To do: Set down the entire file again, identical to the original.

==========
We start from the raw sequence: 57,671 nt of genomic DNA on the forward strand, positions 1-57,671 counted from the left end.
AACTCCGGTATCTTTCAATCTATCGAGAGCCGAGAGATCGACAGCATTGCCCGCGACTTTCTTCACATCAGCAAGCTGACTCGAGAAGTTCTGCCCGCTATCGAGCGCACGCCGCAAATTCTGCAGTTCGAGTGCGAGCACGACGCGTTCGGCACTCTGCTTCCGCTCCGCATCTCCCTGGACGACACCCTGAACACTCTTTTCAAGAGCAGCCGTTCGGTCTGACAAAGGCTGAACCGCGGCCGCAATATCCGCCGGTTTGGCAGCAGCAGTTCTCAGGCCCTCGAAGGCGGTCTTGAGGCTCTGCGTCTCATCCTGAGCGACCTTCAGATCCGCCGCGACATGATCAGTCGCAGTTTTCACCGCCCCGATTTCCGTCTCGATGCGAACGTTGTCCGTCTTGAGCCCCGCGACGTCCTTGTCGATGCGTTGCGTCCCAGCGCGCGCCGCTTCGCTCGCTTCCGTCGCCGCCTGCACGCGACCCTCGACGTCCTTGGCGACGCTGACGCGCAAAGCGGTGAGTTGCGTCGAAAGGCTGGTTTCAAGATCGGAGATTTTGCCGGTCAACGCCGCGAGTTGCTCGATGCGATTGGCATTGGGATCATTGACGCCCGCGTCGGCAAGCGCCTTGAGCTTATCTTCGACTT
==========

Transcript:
We start from the raw sequence: 57,671 nt of genomic DNA on the forward strand, positions 1-57,671 counted from the left end.
AACTCCGGTATCTTTCAATCTATCGAGAGCCGAGAGATCGACAGCATTGCCCGCGACTTTCTTCACATCAGCAAGCTGACTCGAGAAGTTCTGCCCGCTATCGAGCGCACGCCGCAAATTCTGCAGTTCGAGTGCGAGCACGACGCGTTCGGCACTCTGCTTCCGCTCCGCATCTCCCTGGACGACACCCTGAACACTCTTTTCAAGAGCAGCCGTTCGGTCTGACAAAGGCTGAACCGCGGCCGCAATATCCGCCGGTTTGGCAGCAGCAGTTCTCAGGCCCTCGAAGGCGGTCTTGAGGCTCTGCGTCTCATCCTGAGCGACCTTCAGATCCGCCGCGACATGATCAGTCGCAGTTTTCACCGCCCCGATTTCCGTCTCGATGCGAACGTTGTCCGTCTTGAGCCCCGCGACGTCCTTGTCGATGCGTTGCGTCCCAGCGCGCGCCGCTTCGCTCGCTTCCGTCGCCGCCTGCACGCGACCCTCGACGTCCTTGGCGACGCTGACGCGCAAAGCGGTGAGTTGCGTCGAAAGGCTGGTTTCAAGATCGGAGATTTTGCCGGTCAACGCCGCGAGTTGCTCGATGCGATTGGCATTGGGATCATTGACGCCCGCGTCGGCAAGCGCCTTGAGCTTATCTTCGACTT